@THE GUSS REPORT-This weekend’s deadly inferno in an Oakland warehouse that was used as, but not permitted as, a living space and concert venue is a warning shot for Los Angeles Mayor Eric Garcetti, the LA City Council and especially its first-term District 4 representative David Ryu. The message it delivers to them is this: if you ignore repeated community warnings about dangerous conditions, someone, perhaps many people, may die on your watch. (As of Monday afternoon, the Oakland death toll stands at 36 and is expected to go higher.)
In the communities surrounding LA’s world famous Hollywood sign, a major tourist attraction, members of its surrounding homeowners’ associations are furious with Ryu for what they say are broken campaign promises, and his becoming unreachable, regarding the ever worsening, dangerous conditions created by City Hall giving riskier and illegal access to the sign through extremely narrow and winding hillside streets.
Locals primarily blame the conditions on two things. One is Ryu’s predecessor, Tom Labonge, the seemingly attention deficit challenged, termed-out City Hall lifer who ignored common sense. Locals say California’s environmental CEQA rules were ignored by Labonge in 2011 when he illegally used his own office staff to clear a perilous cliffside vista for tourists to view the sign, rather than going through city departments that have engineers, public safety and park experts. The other cause, they say, is technology like Google Maps, Yelp and ride-sharing services like Uber and Lyft that allow tourists to share with one another closer, riskier access points to the sign.
In the Spring 2015 primary for Labonge’s City Council seat, Ryu defeated outsider activists, as well as crusty City Hall heir-apparents, to face off against Labonge’s Chief of Staff, Carolyn Ramsay. In doing so, he sought and received help from Tony Fisch, a Hollywood Hills consultant and 12 other activists who met with Ryu to discuss well-documented dangers ranging from huge brushfires believed to be caused by tourists’ cigarettes, tourists driving off cliffs, and tourists seeking selfies -- sometimes with children in strollers – inches away from 200-foot plunges.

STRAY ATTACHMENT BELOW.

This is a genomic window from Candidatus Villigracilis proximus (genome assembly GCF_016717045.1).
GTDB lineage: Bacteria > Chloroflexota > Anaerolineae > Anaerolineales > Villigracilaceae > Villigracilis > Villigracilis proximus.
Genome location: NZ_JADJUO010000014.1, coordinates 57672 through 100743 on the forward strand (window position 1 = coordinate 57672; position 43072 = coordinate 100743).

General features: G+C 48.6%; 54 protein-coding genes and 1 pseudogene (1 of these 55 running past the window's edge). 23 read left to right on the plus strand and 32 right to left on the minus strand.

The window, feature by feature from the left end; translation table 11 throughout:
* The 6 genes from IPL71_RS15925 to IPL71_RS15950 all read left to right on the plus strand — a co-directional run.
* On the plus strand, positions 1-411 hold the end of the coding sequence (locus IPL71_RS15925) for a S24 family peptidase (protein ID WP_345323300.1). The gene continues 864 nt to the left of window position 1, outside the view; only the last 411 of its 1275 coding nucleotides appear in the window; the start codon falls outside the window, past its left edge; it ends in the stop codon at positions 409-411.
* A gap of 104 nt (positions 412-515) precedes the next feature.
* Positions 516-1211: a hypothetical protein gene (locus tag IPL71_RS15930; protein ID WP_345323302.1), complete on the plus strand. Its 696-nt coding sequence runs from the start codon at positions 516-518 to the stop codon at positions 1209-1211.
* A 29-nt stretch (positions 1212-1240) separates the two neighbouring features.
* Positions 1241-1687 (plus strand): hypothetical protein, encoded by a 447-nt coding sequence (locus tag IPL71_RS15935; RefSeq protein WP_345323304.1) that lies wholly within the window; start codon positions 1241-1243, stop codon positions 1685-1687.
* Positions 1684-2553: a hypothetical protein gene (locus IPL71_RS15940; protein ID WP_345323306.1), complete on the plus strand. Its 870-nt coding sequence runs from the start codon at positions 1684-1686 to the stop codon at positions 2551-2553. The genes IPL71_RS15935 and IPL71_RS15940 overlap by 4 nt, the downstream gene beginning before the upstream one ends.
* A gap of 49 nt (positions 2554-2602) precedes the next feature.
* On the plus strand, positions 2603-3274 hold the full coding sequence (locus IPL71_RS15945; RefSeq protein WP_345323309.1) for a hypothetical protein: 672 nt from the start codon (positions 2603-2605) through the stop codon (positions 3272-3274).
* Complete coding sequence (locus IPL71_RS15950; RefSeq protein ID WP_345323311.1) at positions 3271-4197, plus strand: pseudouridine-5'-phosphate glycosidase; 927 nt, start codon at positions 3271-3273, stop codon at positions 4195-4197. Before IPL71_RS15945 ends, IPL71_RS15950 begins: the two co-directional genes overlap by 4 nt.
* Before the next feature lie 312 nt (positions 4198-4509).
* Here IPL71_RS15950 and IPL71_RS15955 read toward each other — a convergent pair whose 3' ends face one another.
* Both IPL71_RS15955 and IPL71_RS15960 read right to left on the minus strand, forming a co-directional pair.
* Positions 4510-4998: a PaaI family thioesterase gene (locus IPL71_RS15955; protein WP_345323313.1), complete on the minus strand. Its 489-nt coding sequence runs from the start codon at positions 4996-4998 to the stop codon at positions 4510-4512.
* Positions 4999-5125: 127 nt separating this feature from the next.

According to Fisch, “Thirteen of us activists sat with (Ryu) in my living room at the beginning of the runoff. He said he’d assure our public safety and we were specific about the Vista. After the election he asked us for residential consensus to close the Vista along with other safeguards. (We) hand-delivered 75% of residential signatures to him in his office. He said he would get back to us with a timeline, but we never heard from him again.” But now that Ryu is nearing the half-way point of his first term, Fisch says of Ryu, “He is a corrupt liar.”
At Friday’s City Council meeting, when asked to comment on the subject, Ryu declined to answer “due to a lengthy Council meeting today.” But the meeting had only an eight-item agenda, much of which was ceremonial, and took only half as much time as Wednesday’s marathon four-hour meeting. He referred me instead to his Communications Director who talked about their conducting 50+ meetings about the subject, but could not provide any specific plans for dealing with the problems or meeting with Fisch and his activist neighbors again.
On Saturday morning, I ventured high into Beachwood Canyon to speak with locals and to see first-hand what was going on.
What I saw was nothing short of a cavalcade of chaos. I met Guy, a local house restorer who has lived in the area for four years. He estimated that, at the top of his extremely narrow road, which ends in a cul-de-sac, there are upward of 1200 to 1500 daily vehicle “turnarounds.”
I witnessed tourist vehicles and Uber and Lyft drivers parking their cars in (and in front of) driveways and in the middle of the street. This is not only a back-breaking nuisance for residents, but a tremendous danger should first responders need to access the gated, dirt access road at the top of the street in the event of another brushfire. Sometimes, the ride share drivers drop off their fares and drive away, only to come back minutes later, doubling the traffic nuisance.
Local parking enforcement officials expressed frustration that they have to patrol a large area, but that when they respond to calls for illegal driveway and street blocking, the tourists and ride share drivers jump back in their cars and drive away.
Residents, it should be noted, welcome hikers and cyclists enjoying the scenery, although they say the city has done nothing to enforce limited hours of access to those trails, leading to drug and alcohol consumption, used condom disposal on their streets and late night bike riders.
Bad as the conditions I witnessed were, this pales in comparison to something else I discovered…..coming soon.
(Daniel Guss, MBA, is a contributor to CityWatchLA, KFI AM-640 and Huffington Post. Follow him on Twitter @TheGussReport. His opinions are his own and do not necessarily reflect the views of CityWatch.)